5 Responses to “In Search of Perfect Pitch”

  1. Michael5MacKay says:

    Very interesting post Steve. I will try playing the list of songs later today.

  2. CyberLizard says:

    This article matches up neatly with my own experiences as a musician. I knew a single person with perfect pitch in high school. It was amazing to work with him. Interestingly, if I had to guess, I’d put his behavior as someone on the aspergers/autism spectrum.

    And your description of learned “near perfect” pitch exactly describes my experience as well. I trained the hell out of my ear to be able to identify middle C and from there used all the sight singing tricks you mention to find intervals off of that. I also get a milder form of those physiological responses to off-key music. I can’t even watch American Idol until the finals, if at all. ;-) Listening to the Star Spangled Banner before some event is literal torture for me!

  3. Composer99 says:

    I find I have very stong relative pitch, which I understand to be a mixture of talent, training, and theory; given one or two notes I can usually work through an entire part in a song without requiring further reinforcement.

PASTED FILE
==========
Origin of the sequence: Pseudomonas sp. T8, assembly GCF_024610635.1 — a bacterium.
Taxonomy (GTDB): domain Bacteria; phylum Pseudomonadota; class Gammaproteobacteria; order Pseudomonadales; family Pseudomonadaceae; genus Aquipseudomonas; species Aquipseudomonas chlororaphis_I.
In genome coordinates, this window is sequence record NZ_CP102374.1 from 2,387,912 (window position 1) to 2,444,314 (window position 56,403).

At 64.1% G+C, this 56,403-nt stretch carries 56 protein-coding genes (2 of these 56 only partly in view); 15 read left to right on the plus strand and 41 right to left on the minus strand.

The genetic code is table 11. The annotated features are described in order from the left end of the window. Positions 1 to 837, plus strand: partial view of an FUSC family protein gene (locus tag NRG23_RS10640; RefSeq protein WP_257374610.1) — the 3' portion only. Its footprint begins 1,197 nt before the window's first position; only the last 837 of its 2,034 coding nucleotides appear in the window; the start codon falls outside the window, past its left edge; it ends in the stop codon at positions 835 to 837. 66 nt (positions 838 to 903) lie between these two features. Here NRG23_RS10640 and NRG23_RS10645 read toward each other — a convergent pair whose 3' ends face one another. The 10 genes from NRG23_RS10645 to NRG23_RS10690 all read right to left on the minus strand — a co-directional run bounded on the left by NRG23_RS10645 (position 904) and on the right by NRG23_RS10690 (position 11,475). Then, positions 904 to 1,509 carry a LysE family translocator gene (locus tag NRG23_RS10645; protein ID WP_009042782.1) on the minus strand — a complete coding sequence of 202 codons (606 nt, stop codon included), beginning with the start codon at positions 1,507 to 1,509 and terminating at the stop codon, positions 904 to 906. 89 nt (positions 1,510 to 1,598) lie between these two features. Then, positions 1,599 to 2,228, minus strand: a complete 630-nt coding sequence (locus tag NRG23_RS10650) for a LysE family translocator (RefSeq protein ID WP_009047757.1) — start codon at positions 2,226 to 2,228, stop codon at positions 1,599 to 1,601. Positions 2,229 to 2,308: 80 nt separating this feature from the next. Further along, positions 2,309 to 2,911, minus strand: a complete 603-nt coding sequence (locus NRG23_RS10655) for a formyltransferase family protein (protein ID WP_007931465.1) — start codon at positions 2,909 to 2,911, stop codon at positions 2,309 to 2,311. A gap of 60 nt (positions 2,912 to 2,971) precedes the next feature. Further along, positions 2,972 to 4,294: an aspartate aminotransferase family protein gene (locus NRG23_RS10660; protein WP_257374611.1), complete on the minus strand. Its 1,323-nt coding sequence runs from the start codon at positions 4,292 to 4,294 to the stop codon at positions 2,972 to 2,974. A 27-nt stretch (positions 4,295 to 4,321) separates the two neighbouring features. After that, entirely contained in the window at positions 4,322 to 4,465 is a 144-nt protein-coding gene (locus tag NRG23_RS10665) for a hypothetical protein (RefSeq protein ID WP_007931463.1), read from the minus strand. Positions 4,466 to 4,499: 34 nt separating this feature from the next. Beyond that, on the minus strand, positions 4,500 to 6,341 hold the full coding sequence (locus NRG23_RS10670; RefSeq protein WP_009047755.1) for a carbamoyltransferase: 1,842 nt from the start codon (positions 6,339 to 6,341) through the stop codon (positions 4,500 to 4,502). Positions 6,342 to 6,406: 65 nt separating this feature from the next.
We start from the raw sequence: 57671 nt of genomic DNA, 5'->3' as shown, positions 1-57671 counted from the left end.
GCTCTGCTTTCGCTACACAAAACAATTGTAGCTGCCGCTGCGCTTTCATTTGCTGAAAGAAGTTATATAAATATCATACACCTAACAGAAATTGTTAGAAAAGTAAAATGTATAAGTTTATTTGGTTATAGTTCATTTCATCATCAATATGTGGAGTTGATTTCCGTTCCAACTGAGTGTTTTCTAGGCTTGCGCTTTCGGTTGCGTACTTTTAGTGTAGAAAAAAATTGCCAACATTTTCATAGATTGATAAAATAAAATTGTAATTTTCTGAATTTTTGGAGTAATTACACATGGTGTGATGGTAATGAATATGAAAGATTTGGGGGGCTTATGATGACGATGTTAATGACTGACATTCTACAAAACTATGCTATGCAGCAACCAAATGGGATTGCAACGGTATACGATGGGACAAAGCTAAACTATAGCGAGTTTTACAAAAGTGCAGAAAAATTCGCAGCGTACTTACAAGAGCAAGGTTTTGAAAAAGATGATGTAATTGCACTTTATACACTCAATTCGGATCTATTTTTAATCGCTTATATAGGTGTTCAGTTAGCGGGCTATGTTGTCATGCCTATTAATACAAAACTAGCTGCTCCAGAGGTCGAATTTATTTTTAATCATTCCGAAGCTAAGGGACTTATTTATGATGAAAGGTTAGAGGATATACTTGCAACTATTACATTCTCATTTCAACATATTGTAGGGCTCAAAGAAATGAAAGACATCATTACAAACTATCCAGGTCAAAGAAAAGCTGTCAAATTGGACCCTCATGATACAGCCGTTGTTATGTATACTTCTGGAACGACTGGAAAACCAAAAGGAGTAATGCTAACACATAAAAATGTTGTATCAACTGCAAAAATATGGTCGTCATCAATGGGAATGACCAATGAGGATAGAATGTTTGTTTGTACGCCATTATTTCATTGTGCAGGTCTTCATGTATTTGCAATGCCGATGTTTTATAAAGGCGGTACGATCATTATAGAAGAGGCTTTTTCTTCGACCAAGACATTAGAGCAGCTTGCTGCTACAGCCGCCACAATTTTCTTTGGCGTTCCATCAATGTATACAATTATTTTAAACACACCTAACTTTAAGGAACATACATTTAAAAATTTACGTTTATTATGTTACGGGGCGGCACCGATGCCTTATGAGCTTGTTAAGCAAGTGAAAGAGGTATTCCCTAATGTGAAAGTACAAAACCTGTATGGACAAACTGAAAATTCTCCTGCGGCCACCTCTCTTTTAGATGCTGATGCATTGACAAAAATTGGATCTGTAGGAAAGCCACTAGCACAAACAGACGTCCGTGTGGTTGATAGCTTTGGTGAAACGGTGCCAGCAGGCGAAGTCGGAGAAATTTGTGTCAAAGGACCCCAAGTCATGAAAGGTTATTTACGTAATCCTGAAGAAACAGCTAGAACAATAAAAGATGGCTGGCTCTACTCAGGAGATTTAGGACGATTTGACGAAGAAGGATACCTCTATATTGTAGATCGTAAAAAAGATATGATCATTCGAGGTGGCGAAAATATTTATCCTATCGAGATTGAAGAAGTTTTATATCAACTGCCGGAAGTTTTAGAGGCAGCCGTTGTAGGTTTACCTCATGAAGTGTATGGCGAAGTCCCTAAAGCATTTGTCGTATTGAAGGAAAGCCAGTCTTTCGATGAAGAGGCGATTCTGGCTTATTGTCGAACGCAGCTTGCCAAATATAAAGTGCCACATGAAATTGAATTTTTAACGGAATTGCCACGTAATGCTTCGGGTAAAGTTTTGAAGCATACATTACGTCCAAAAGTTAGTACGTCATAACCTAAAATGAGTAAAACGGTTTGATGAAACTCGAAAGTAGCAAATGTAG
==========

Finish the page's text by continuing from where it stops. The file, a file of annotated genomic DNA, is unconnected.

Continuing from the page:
People who are more into musicals may find that West Side Story has two songs which fit in well with the interval mnemonics: “Maria” for the tritone, and “There’s A Place For Us” for the minor seventh.

    Interestingly enough, I think lists of well-known songs for upwards intervals are well known, but this does not seem to be the case for downwards intervals (not to say that such a list does not exist; only that it is less commonly encountered). I wonder why that is.

  4. Steve Thoms says:

    As far as the descending intervals are concerned, they have never come up in my practice. Vocal teachers often use descending interval training, but for the instruments that I teach, it simply has never come up. It may come up one day, and if it does, this is the list I’ve come up with: